Tech Support Pits column from  Dear Webby's Humor Letter
widely read, forwarded, copied and imitated daily since 1994
Dear Webby's Humor Letter, daily since 1994

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DearWebby is actually Helmut Morscher, the CEO of Webby, inc.

Originally the "Tech Support Pits" were reports of the funniest tech support incidents, but over the years the column gradually shifted to answering tech support questions put forward by the readers of the Dear Webby Humor Letter.

This collection of computer and web advice was started partly because readers demanded an archive, and partly because some questions were asked again and again. Each page has a different day's Tech Support Pits column.

Have FUN!
Tech Support Pits column from Dear Webby's Humor Letter of
06/29/04: Old floppies

Tech Support Pits:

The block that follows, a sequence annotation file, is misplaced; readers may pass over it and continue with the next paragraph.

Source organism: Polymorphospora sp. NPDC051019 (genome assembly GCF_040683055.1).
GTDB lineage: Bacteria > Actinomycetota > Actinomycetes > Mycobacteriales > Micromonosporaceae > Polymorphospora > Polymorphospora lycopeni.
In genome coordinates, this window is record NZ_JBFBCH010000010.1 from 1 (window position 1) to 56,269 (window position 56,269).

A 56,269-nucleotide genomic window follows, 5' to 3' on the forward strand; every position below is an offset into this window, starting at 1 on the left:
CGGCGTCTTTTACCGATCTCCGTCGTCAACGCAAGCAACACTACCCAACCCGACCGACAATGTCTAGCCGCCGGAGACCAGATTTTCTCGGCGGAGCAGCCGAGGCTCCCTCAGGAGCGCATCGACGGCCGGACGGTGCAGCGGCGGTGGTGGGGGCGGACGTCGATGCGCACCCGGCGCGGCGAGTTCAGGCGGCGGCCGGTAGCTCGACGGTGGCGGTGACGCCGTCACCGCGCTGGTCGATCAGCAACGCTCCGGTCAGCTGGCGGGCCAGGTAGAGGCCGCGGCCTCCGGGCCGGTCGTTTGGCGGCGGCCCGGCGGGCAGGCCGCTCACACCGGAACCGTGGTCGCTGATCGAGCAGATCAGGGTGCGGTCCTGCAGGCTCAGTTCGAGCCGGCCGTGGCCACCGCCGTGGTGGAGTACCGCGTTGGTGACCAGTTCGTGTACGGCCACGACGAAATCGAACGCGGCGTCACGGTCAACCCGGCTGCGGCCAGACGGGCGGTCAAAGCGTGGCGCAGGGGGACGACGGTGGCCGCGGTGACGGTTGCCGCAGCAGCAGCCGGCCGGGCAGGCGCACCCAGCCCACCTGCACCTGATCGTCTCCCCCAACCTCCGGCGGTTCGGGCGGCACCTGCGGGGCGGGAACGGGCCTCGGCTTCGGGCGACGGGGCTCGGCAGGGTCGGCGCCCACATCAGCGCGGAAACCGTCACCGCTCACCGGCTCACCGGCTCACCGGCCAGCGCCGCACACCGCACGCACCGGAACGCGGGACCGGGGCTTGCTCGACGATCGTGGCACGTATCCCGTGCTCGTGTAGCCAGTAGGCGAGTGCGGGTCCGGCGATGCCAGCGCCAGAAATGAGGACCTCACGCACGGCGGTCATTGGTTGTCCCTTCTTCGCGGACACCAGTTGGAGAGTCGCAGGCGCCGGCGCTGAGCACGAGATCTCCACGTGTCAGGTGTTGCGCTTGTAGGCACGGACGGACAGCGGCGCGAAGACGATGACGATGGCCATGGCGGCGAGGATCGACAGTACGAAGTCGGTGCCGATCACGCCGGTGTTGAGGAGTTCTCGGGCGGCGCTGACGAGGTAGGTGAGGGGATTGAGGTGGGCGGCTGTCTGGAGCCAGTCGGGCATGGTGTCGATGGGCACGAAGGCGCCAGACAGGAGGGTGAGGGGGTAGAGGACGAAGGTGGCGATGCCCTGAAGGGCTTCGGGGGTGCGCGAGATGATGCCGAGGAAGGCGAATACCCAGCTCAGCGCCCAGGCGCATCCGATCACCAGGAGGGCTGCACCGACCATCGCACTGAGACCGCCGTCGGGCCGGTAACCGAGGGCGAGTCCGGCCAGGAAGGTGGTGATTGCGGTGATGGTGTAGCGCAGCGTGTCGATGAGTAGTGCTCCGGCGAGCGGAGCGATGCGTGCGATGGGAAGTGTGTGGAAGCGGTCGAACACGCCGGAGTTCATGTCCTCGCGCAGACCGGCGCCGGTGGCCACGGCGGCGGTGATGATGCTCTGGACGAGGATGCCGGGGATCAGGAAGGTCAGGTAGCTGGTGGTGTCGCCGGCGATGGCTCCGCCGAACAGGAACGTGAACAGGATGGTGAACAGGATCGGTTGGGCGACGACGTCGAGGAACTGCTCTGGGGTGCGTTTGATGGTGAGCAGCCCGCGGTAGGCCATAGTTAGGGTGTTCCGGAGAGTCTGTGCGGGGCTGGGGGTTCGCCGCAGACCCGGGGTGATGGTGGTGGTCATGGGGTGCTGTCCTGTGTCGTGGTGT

From Jean=== Dear Webby, I have quite a few shoeboxes full of 1.4 MB floppies that I have no use for any more because I have not had a computer with a floppy drive for a few years. It was a lot easier than I thought to get out of the floppy habit. Now I want to give the floppies to a local charity, because there are still a lot of people using them. My concern is that some of them, well probably most, may have confidential information on them. Is there a quick and easy way to erase them all? Thanks Jean Dear Jean A bulk tape eraser or any electromagnet will do that just fine. Cow magnets, and the magnets sold to gullible people for reducing their cars fuel consumption, will work fine too. The problem with that method is that the disks are not formatted and still need to be formatted before using them again, which can baffle new users. That method is used for the highest level of security. The next lower level is to fully format them. You would have to take them to somebody who still has a floppy drive to do that. The lowest level of security is a quick format. If the data is not that sensitive or if the recipients are not likely to use fancy utilities to un-format the floppies, the quick format is good enough. The fastest way to do that is from the command line. START RUN cmd then type: format a: /Q When that floppy is done, use the UP arrow to repeat the command for the next floppy. There are "shredder" programs that are quite safe too, but they are way too slow for processing a shoebox full of floppies. Have FUN Dear Webby
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